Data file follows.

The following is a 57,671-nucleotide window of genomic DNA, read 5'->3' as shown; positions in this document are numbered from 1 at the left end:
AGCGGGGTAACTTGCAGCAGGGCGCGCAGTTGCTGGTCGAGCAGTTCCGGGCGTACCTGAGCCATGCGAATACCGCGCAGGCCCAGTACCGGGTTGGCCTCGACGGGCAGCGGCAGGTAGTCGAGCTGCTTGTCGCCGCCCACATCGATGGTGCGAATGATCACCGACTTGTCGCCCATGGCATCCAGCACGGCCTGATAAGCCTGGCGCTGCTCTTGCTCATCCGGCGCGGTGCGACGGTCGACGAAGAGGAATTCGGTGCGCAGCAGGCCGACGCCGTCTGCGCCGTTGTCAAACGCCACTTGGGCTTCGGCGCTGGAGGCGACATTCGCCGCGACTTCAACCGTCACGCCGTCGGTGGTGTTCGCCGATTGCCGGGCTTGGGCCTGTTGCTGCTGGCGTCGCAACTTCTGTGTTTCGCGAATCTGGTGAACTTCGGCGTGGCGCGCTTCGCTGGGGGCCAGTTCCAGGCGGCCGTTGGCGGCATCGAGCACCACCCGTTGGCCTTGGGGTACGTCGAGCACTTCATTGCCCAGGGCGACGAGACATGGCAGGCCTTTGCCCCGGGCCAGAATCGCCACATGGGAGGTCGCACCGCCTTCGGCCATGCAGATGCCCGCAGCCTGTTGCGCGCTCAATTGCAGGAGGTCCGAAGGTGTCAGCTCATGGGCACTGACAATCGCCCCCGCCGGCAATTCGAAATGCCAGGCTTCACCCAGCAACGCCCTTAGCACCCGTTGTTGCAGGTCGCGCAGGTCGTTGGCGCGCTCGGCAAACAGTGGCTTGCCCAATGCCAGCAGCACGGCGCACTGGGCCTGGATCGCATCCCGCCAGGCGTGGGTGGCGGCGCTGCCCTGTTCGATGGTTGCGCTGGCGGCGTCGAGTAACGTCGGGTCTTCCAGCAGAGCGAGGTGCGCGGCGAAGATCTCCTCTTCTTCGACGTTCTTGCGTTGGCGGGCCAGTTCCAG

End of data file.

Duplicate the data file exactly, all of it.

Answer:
The following is a 57,671-nucleotide window of genomic DNA, read 5'->3' as shown; positions in this document are numbered from 1 at the left end:
AGCGGGGTAACTTGCAGCAGGGCGCGCAGTTGCTGGTCGAGCAGTTCCGGGCGTACCTGAGCCATGCGAATACCGCGCAGGCCCAGTACCGGGTTGGCCTCGACGGGCAGCGGCAGGTAGTCGAGCTGCTTGTCGCCGCCCACATCGATGGTGCGAATGATCACCGACTTGTCGCCCATGGCATCCAGCACGGCCTGATAAGCCTGGCGCTGCTCTTGCTCATCCGGCGCGGTGCGACGGTCGACGAAGAGGAATTCGGTGCGCAGCAGGCCGACGCCGTCTGCGCCGTTGTCAAACGCCACTTGGGCTTCGGCGCTGGAGGCGACATTCGCCGCGACTTCAACCGTCACGCCGTCGGTGGTGTTCGCCGATTGCCGGGCTTGGGCCTGTTGCTGCTGGCGTCGCAACTTCTGTGTTTCGCGAATCTGGTGAACTTCGGCGTGGCGCGCTTCGCTGGGGGCCAGTTCCAGGCGGCCGTTGGCGGCATCGAGCACCACCCGTTGGCCTTGGGGTACGTCGAGCACTTCATTGCCCAGGGCGACGAGACATGGCAGGCCTTTGCCCCGGGCCAGAATCGCCACATGGGAGGTCGCACCGCCTTCGGCCATGCAGATGCCCGCAGCCTGTTGCGCGCTCAATTGCAGGAGGTCCGAAGGTGTCAGCTCATGGGCACTGACAATCGCCCCCGCCGGCAATTCGAAATGCCAGGCTTCACCCAGCAACGCCCTTAGCACCCGTTGTTGCAGGTCGCGCAGGTCGTTGGCGCGCTCGGCAAACAGTGGCTTGCCCAATGCCAGCAGCACGGCGCACTGGGCCTGGATCGCATCCCGCCAGGCGTGGGTGGCGGCGCTGCCCTGTTCGATGGTTGCGCTGGCGGCGTCGAGTAACGTCGGGTCTTCCAGCAGAGCGAGGTGCGCGGCGAAGATCTCCTCTTCTTCGACGTTCTTGCGTTGGCGGGCCAGTTCCAG